Lose yourself in the spell of history’s secrets and herbal lore in Sarah Penner’s fascinating novel.
I’ve been reading several books selected by the International Pulpwood Queens & Timber Guys Book Club, now that my novel Pause has been chosen as a 2022 title. I look forward to “meeting” Sarah Penner next week via the weekly Zoom get-togethers hosted by Kathy L. Murphy for PQTG authors and readers. A New York Times bestseller, the novel has garnered terrific reviews.
I’m always intrigued by stories about traditional women’s herbal lore – cures and poisons in tinctures made from plants. The herbalists are often suspected of being witches or otherwise subversive, which naturally heightens the tension and raises the stakes. In this case, the air of mystery surrounding the history is literal. Rotating through three different point-of-view characters, the story immediately pulled me into the past with a brief and startling scene from Nella, the apothecary herbalist, in 1791 London. Nella is preparing to make a poison for an unhappy wife to rid herself of an unfaithful husband, and this is not the first such tincture Nella has made.
We then jump to present-day London and shellshocked 30ish American Caroline, who had booked a celebration of her 10-year anniversary, only to discover her husband’s infidelity. She flees to London by herself to figure out next steps, and stumbles upon a group “mudlarking” on the banks of the River Thames. She finds an antique blue-glass vial in the mud, and embarks on a quest to learns its secrets.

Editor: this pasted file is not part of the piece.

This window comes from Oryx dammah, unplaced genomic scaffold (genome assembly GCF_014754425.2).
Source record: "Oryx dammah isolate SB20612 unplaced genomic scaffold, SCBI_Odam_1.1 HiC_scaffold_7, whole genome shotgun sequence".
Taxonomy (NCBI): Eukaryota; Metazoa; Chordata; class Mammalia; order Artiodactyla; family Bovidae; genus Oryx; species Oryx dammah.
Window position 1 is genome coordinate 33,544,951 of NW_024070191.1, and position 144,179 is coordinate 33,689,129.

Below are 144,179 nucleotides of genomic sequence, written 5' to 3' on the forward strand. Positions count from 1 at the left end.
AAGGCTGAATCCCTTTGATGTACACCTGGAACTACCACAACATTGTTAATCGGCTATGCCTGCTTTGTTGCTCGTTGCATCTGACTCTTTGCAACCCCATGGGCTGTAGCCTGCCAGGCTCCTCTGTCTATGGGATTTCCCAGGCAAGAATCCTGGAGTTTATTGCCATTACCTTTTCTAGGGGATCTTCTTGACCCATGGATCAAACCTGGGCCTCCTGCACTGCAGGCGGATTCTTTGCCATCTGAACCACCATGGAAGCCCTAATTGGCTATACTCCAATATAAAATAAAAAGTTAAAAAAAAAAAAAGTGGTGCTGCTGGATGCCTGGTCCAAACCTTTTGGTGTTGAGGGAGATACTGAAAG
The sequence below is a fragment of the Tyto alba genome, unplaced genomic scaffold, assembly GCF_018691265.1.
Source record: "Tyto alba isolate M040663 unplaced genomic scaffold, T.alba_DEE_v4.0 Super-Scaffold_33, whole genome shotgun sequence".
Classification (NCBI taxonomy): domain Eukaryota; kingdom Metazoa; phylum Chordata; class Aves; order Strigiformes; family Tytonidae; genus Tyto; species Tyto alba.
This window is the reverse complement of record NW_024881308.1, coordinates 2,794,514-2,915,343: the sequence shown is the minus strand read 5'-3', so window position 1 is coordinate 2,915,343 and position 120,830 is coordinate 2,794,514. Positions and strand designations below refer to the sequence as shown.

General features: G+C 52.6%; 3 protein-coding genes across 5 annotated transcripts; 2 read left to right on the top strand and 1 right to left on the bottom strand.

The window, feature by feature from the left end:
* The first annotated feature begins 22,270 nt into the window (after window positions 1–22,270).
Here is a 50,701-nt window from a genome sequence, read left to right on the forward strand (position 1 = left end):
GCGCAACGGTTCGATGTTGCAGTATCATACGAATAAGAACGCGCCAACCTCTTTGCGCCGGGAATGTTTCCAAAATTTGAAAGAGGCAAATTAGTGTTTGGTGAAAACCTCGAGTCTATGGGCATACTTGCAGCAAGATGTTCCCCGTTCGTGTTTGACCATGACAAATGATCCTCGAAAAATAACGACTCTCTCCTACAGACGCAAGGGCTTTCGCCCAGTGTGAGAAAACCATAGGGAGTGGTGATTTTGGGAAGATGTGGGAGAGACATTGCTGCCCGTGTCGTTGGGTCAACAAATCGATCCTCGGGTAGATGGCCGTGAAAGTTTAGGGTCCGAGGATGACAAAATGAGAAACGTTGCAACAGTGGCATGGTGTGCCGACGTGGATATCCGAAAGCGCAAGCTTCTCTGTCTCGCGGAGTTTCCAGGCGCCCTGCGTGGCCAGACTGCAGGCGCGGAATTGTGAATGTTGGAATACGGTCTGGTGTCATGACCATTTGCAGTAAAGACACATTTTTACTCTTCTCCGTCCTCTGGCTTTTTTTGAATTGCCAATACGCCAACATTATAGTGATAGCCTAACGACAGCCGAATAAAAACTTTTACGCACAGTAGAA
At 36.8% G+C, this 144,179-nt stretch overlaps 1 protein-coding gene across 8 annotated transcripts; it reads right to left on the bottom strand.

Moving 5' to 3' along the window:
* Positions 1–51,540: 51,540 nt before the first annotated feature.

Penner deftly brings to life the city of London past and present, as well as the conflicted inner lives of her three main characters (including a young servant girl, Eliza, who stumbles into Nella’s life and triggers dangerous crises). I initially thought that there was no way I would sympathize with a poisoner, but gradually I began to understand Nella’s path and feel pity for her, caught in a life of pain and guilt combined with a strange pride in empowering victimized women through murder. Caroline’s motives were easier to understand, as she gathers clues to the historical mystery and reclaims her academic training for a possible new life direction.
Clever plotting with cliffhangers propels the story into danger both past and present, with a satisfying finale (though appropriately a bit mysterious regarding Nella).
Like Caroline and her fascination with the mundane details of past centuries, I most enjoyed all the tidbits of herbal lore and tinctures, the descriptions of crooked alleyways and crowded streets past and present, the household implements of the 18th century, and more. Penner did her research, and it pays off. She even offers recipes for traditional botanical tinctures, promising us that none of them are poisonous….
I especially got a kick out the concept of mudlarking. I wasn’t aware that it was a “thing,” but that’s what I was doing a few years ago at Lyme Regis, poking around the beach below the crumbling high bank above the sea.
I also found a mysterious, small, pale-blue bottle (it’s boxed up for moving, so no photo), and wondered what story it could tell. Brava to Sarah Penner for writing hers!
You will find The Rambling Writer’s blog posts here every Saturday. Sara’s latest novel from Book View Café is Pause, a First Place winner of the Chanticleer Somerset Award and an International Pulpwood Queens Book Club selection. “A must-read novel about friendship, love, and killer hot flashes.” (Mindy Klasky). Sign up for her quarterly email newsletter at www.sarastamey.com